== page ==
‘Future of Dorset farming lies in hands of consumers’

August 13, 2015

Elise Axon

YOU’VE BEEN MILKED: Members of Wareham and Purbeck Young Farmers Club and others empty the milk shelves of Asda’s main Poole branch. The branch manager was said to have been caught off guard by the protest. Picture by Elise Axon.

Asda Milk Protest 2

CLEANED OUT: A bemused Asda member of staff checks out multiple cartons of milk. Picture courtesy of Puddletown Young Farmers

 

Asda Milk Protest 3

TROLLEY DASH: Protesters take the trolleys full of milk out into the car park. They handed it out to customers informing them the milk might not be on the aisles in a few months if they are not there to produce it. Picture courtesy of Puddletown Young Farmers.

 

POOLE’S biggest Asda supermarket branch was targeted by dairy farmers today in their ongoing protests to highlight the price they are receiving for milk.

A friend of mine who happened to do some shopping that night, called me and I got down as quick as I could to find out what was going on.

Fifty members of the Dorset farming community, including members of Puddletown and Wareham and Purbeck Young Farmers Clubs, and others from Blandford, Wareham and Swanage bought all the stock and handed it out to customers in the car park.

They were explaining to the public that the shelves were being emptied to illustrate what will happen if they were not there to produce it.

As the protest was underway, it emerged the retailer had pledged to pay 28p for liquid milk through its entire stage and had asked to its processor supplier, the co-operative Arla to factor this in. The word on the ground was that they wanted more details to be convinced.

Amongst those present was Paul Dyer of Swanage. He and his family have a 100-strong Holstein-Friesian herd just outside the town.

The industry competes in a global market and this has led to a supply and demand imbalance. Factors such as the reduction of consumption of dairy products in China and Russian ban EU food imports have not helped.4

This has led to wholesale prices slumping and has in turn effected the price farmers receive for their milk, but also lamb, beef, pork and other mainstay grocery items.

However with the world being a volatile with potential threats to the supply chain to supermarkets due to union protests and migrant contamination of HGVs with perishable goods, some have argued that food security is not being taken seriously.

Between August 2014 and August of this year there has been a 10.2ppl (pence per litre) reduction in the cost of milk. This is a drop of 23 per cent.

Whilst much of the protests has been on liquid milk, that constitutes 50 per cent of the market, the rest is used for cream, condensed milk, milk powder, yoghurt, cheese and other products.

“We’ve already lost 400 to 500 dairy farmers this year. We currently have 9,777 producers. In the West Country we have some farms shut down due to TB who just want to get out.”

The protesters say the branch manager and his staff were “gob-smacked” as they were not expecting to be singled out. Another large supermarket branch in Yeovil was “tipped off” about a planned protest and made contingency plans to prevent bulk purchases of milk.

Mr Dyer said: “We work very hard to produce we do and we are not prepared to see it devalued. It is absolutely desperate.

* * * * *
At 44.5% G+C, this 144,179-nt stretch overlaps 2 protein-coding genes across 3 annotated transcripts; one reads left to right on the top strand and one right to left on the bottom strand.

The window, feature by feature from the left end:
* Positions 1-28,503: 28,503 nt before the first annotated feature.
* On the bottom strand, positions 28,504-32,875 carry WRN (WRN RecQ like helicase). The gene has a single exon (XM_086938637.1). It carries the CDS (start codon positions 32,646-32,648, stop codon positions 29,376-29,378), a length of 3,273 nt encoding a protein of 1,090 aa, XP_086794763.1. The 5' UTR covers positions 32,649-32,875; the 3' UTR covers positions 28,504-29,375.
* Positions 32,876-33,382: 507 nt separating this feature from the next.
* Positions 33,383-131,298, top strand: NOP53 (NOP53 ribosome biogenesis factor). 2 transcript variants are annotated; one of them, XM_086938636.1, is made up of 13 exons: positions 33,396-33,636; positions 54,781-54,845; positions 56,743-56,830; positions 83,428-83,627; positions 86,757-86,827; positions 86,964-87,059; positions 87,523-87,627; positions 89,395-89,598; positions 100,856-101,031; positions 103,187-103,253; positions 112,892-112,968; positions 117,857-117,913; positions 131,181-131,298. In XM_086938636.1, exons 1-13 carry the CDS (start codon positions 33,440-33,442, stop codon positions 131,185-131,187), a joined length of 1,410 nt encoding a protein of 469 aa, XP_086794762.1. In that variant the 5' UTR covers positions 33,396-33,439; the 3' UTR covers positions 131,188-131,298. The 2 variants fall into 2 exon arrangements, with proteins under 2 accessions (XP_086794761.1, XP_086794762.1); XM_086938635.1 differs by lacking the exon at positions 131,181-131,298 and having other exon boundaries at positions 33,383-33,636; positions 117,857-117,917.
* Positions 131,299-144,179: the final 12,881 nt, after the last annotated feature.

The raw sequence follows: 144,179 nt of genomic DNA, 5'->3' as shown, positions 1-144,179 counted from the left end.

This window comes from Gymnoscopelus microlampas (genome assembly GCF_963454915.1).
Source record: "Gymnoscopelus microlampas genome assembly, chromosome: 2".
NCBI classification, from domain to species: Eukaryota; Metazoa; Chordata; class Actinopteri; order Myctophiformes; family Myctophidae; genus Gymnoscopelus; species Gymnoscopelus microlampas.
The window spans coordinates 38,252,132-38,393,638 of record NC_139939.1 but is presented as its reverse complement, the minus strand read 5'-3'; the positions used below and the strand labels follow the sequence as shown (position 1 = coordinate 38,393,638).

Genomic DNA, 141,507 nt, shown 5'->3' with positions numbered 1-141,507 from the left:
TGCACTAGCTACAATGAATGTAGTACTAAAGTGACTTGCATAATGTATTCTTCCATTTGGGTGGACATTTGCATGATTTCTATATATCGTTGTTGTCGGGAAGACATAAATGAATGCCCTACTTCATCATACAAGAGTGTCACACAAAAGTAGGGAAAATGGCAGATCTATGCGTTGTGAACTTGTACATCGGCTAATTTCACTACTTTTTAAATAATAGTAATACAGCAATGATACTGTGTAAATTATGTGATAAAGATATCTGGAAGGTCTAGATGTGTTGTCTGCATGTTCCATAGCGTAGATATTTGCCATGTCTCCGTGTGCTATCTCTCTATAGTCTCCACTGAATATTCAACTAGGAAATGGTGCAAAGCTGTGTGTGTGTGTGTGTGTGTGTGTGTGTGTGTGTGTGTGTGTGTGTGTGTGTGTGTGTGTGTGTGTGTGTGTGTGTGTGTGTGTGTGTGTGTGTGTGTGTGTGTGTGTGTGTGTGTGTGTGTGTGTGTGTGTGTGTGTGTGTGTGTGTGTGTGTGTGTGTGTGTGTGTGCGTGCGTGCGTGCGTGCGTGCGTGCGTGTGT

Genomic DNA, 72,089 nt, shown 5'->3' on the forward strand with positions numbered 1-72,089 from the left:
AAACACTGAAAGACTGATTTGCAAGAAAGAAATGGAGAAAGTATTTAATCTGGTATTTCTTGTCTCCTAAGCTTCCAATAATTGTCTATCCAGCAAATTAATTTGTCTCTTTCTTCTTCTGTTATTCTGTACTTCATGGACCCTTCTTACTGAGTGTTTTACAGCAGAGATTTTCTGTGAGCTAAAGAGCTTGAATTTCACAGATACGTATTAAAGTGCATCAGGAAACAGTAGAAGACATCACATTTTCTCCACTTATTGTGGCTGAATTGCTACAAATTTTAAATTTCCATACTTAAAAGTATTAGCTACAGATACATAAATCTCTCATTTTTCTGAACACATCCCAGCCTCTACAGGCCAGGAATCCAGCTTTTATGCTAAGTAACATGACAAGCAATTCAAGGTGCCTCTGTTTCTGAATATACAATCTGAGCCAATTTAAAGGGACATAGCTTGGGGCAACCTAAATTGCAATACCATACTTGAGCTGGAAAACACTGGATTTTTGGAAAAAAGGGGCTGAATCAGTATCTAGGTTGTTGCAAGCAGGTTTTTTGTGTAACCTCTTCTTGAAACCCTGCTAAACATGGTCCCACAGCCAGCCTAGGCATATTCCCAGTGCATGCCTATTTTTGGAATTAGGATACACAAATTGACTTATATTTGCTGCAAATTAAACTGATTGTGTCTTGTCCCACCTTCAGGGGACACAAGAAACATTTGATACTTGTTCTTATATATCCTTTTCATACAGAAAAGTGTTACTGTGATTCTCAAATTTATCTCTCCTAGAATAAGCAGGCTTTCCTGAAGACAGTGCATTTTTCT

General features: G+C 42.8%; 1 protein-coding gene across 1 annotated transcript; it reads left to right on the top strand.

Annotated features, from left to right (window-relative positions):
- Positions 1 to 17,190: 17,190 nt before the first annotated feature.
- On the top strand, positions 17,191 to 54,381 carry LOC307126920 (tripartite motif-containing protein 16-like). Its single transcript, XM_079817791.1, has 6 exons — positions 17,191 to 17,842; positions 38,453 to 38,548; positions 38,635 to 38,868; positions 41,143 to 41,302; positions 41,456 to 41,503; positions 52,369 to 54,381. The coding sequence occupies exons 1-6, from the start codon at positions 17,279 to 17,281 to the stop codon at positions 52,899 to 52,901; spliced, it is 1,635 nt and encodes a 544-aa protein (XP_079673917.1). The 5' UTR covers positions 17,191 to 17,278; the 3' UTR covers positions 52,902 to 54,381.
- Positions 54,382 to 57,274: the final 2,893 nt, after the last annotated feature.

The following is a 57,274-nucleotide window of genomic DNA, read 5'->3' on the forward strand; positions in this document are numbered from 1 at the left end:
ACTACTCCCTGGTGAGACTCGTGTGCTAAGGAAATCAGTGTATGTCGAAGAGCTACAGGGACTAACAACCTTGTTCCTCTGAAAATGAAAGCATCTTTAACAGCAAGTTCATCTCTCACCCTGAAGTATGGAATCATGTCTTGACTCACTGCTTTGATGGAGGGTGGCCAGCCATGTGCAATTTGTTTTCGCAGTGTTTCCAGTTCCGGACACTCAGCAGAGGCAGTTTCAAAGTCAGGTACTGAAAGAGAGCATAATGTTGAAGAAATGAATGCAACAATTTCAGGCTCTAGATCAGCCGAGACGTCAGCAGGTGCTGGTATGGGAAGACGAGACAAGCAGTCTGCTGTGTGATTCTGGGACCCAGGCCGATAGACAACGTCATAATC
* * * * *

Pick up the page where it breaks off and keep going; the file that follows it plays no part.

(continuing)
“We are losing 8p to 10p a litre and we are receiving 23p per litre. We are losing £6,000 to £8,000 every week – that is the equivalent of £80,000 to £90,000 a year.

“We’ve got to have a minimum price. It is just endlessly going down. It is 10p less than what we getting a year ago. On this basis, I can only keep the farm going for another couple of months.”

Mr Dyer urged consumers to find out more about what dairy farming entails and to look carefully at the labelling to ensure they were buying 100 per cent UK produce.

He also pleaded with Environment Secretary Liz Truss and Defra to act to protect food security and has backed an announcement by Bridgwater MP Ian Liddell-Granger to push a Private Members’ Bill making it mandatory for supermarkets and processors to pay their suppliers cost of production prices for their produce.

He said “The public have been very sympathetic and are more than willing to pay more so that we can get a return on our milk. People understand where we are coming from but they don’t understand how much work goes into producing it.

“I milk my cows twice a day, seven days a week and have to get up at 5am. I think consumers know about the Red Tractor logo but you have to look at where the produce comes from. It may be packed in the UK but come from abroad, or it might say packed in the UK but produce of the UK and Ireland.

“Look at our food security. At Calais fresh produce is being chucked because it has been stuck in a lorry for so long.”

I previously posted about how consumers can buy milk and cheese directly from the farm. Here is how you can support as consumers at supermarkets:

  • Look for the Red Tractor logo on milk, butter, yoghurt, ice cream and cheese. This will be on other produce such as lamb, beef, pork, chicken, duck, fruit and vegetables.
  • Pledge your support by taking the #DairyPromise here
  • Follow @thisisdairy on Twitter and #SupportDairy to share your views, thoughts and support
  • Ask your supplier how their sourcing policy supports dairy farming and for that matter other sectors as well in the UK.

{ 3 comments… read them below or add one }

Dennis August 14, 2015 at 8:33 pm

We are proud of our fair trade with other countries. We should ensure that our farmers get a fair deal for their produce!!!!!!!!!!

Reply

Anne Brain August 16, 2015 at 10:40 pm

yes we live in Dorset now and have every sympathy with the farmers over milk prices. Good on you YFC. It is your future…

Reply

Marilyn Handley August 17, 2015 at 10:14 am

Well done, Dorset.

Reply

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